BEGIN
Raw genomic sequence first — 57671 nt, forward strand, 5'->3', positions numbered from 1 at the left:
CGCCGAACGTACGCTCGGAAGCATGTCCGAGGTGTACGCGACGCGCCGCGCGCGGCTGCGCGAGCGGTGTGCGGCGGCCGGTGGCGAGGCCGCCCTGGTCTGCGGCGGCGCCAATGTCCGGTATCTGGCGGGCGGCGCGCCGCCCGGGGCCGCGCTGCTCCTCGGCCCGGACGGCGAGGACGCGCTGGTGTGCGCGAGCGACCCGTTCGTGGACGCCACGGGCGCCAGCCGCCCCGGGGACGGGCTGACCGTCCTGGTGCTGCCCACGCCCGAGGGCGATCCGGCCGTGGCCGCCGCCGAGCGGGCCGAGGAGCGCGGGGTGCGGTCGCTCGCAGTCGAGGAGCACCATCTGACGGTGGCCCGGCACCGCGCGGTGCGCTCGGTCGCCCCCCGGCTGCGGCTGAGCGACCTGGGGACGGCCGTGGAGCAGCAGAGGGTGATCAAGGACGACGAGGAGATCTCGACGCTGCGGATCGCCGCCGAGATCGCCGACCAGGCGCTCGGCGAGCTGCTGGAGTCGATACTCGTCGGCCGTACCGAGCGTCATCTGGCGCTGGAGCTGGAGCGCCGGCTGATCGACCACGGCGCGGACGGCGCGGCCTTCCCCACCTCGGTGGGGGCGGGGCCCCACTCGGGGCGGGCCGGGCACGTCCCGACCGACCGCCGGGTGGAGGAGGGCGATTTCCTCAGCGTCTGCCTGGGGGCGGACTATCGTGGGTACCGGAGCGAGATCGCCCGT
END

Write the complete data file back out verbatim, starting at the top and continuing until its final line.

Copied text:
Raw genomic sequence first — 57671 nt, forward strand, 5'->3', positions numbered from 1 at the left:
CGCCGAACGTACGCTCGGAAGCATGTCCGAGGTGTACGCGACGCGCCGCGCGCGGCTGCGCGAGCGGTGTGCGGCGGCCGGTGGCGAGGCCGCCCTGGTCTGCGGCGGCGCCAATGTCCGGTATCTGGCGGGCGGCGCGCCGCCCGGGGCCGCGCTGCTCCTCGGCCCGGACGGCGAGGACGCGCTGGTGTGCGCGAGCGACCCGTTCGTGGACGCCACGGGCGCCAGCCGCCCCGGGGACGGGCTGACCGTCCTGGTGCTGCCCACGCCCGAGGGCGATCCGGCCGTGGCCGCCGCCGAGCGGGCCGAGGAGCGCGGGGTGCGGTCGCTCGCAGTCGAGGAGCACCATCTGACGGTGGCCCGGCACCGCGCGGTGCGCTCGGTCGCCCCCCGGCTGCGGCTGAGCGACCTGGGGACGGCCGTGGAGCAGCAGAGGGTGATCAAGGACGACGAGGAGATCTCGACGCTGCGGATCGCCGCCGAGATCGCCGACCAGGCGCTCGGCGAGCTGCTGGAGTCGATACTCGTCGGCCGTACCGAGCGTCATCTGGCGCTGGAGCTGGAGCGCCGGCTGATCGACCACGGCGCGGACGGCGCGGCCTTCCCCACCTCGGTGGGGGCGGGGCCCCACTCGGGGCGGGCCGGGCACGTCCCGACCGACCGCCGGGTGGAGGAGGGCGATTTCCTCAGCGTCTGCCTGGGGGCGGACTATCGTGGGTACCGGAGCGAGATCGCCCGT